But does that mean we're going to ignore the discipline, ignore the rules? No. That's the dance. We carry the rules because... We carry the mic because we... That's our shared agreement. And hopefully as we continue with this practice period, we'll hone up on our rules and our details. Just for the heck of it. Because that's our heritage. Careful attention to detail. Then the second part, ending study, is called nearness. It's like when you get into it,

[19:25]

the activity becomes itself. It's like, I think, sometimes a single period of Zazen, but sometimes more like a one-day sitting. Often we have this notion, oh, I'll do a one-day sitting, and it'll be like this, or it'll have this kind of purpose or intention. And then you get into it, and it's like you're immersed in it. You're immersed in this amazing event called living this life. And maybe at a particular moment you're engrossed in how much your knee hurts, or you're engrossed in some activity of mind or something, but it becomes so completely itself,

[20:32]

any purposefulness that might be attributed to it disappears. This is nearness. It's like when we get into the practice, we're just doing it. We're sitting there, eating dinner, tasting the food, being present for the chewing, not thinking, oh, this is a great thing, and it fits in with this and that. It's just itself. So at the heart of each activity, it's beyond comparison. It's beyond any kind of judgment or concept we want to label it with. This is nearness. In the heart of each activity, there's nothing to gain, nothing to lose.

[21:35]

It's just completely itself. And these are not contradictory. It's not like one contradicts the other. You know, study, cultivating study, paying attention, contradicts immersion in the activity. So, they have a complementary relationship. It's like when we're sitting zazen, we sit down, we pay attention to our posture, attention to our breath, and then we open up completely to what's happening. And they're not contradictory practices, they're complementary practices. Without the attention, without the training, the purposeful training of cultivating presence,

[22:38]

the capacity to attend to what arises is diminished. So the third part of this statement combines the two, going beyond these two. Going beyond which one is it, is it this or is it that? But letting them be complementary, letting them support and interact, the merging of difference and unity. This is zazen. This is walking into the Buddha hall and stepping up on the tatami. When you step up on the tatami and bow, there's nothing but bowing, there's nothing but stepping up. But at the same time, you walk down the row,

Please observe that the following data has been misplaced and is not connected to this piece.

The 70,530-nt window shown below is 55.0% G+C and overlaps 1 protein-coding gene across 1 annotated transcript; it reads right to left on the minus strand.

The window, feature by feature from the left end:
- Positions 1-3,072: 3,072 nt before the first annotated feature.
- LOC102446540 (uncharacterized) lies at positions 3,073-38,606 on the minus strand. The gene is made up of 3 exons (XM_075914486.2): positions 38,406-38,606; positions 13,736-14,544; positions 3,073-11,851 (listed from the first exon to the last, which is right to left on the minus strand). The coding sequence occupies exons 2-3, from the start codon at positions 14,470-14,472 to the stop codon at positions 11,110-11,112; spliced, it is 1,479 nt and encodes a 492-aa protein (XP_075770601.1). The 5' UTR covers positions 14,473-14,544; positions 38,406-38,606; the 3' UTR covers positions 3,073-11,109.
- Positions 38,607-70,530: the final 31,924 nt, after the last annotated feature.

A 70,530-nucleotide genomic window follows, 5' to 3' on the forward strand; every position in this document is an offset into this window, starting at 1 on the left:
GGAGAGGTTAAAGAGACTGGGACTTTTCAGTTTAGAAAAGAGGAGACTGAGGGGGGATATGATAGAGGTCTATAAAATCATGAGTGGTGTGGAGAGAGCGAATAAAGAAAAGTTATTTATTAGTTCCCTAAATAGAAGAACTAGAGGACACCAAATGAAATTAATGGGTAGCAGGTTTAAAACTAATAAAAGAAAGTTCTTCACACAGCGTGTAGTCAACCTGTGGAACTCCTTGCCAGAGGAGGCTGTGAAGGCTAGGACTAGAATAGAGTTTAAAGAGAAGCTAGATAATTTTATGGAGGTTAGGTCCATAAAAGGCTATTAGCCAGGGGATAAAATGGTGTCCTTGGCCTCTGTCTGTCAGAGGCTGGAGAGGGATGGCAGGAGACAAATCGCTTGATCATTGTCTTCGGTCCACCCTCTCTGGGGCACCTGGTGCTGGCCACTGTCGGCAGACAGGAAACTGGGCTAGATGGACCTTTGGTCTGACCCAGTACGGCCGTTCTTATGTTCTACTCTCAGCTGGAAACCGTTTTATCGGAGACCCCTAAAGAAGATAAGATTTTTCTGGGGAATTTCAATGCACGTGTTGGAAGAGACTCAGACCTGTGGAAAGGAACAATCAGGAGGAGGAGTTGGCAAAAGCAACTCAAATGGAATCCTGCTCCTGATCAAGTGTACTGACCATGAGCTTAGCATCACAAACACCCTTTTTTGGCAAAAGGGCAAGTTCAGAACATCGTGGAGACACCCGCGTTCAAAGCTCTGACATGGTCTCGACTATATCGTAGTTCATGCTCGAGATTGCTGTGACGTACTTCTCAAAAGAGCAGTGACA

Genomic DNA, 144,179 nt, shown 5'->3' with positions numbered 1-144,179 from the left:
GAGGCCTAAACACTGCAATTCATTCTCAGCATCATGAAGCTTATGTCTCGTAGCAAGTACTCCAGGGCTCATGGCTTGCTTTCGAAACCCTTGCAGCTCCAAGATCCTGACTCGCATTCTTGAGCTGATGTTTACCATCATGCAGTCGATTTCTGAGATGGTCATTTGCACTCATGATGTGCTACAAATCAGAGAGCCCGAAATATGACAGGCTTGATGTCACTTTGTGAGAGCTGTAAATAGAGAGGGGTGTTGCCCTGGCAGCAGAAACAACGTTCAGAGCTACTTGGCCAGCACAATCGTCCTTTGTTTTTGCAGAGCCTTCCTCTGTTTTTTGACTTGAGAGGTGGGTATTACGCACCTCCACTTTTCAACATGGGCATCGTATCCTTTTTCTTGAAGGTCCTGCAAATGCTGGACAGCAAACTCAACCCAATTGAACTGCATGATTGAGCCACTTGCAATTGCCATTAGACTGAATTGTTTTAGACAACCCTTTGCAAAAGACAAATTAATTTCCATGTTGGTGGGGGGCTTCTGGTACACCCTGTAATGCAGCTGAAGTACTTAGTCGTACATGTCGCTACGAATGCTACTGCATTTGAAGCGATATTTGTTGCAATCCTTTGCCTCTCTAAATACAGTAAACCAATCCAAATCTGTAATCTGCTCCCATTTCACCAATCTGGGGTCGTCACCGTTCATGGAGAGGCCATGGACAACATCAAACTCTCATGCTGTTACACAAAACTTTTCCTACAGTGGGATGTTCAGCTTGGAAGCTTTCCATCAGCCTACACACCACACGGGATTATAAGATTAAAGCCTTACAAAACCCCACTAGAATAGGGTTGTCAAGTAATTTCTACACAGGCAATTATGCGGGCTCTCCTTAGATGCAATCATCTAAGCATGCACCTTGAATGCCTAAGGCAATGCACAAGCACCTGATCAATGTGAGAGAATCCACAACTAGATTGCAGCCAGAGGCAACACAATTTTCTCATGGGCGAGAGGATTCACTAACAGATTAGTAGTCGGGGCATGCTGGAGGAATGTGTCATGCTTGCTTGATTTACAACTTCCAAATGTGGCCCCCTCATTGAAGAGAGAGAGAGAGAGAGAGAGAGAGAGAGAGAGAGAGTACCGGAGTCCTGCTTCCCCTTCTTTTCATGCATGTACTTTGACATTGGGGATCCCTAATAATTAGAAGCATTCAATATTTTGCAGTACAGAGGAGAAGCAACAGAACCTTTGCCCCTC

[23:40]

take your place, stand facing the front. There's still the observance of the discipline of the practice. They flow together. So the monk says, well, what is this flowing together? So maybe on a momentary level we can appreciate it, but then what about, well, when should I stay true to my own experience? How do I pursue the authentic realization of who I am in the midst of a situation that's saying, do this, don't do that, behave like this. Maybe even on a particular morning, should I get up at 5 o'clock this morning and go to zazen or am I so tired that it merits,

[24:43]

that it's prudent to stay in bed and get more sleep? Sometimes very basic. So this is what the monk asks the teacher about. How do you blend these two? How do you make them, how do you find that merging? How do you find that complementary balance? And the teacher says, knowing how to beat the drum. It's actually more, the answer is more nuanced than just knowing how to beat the drum. It's both beating the drum and knowing how to beat the drum. How do you know when you're tired whether you should stay in bed or get up and go to zazendo? There's no prescription.

[25:45]

You just got to be there in that moment and balance these two. The discipline and the complete authenticity of the moment. You got to be there in that moment and live it. Do it. Do the moment. In doing the moment you learn how to do the moment. They're not separate. Something about trusting our innate authority to be, to bring forth discipline. The true discipline of following the path of awakening, of enacting the path of awakening. If we just break it down

[26:46]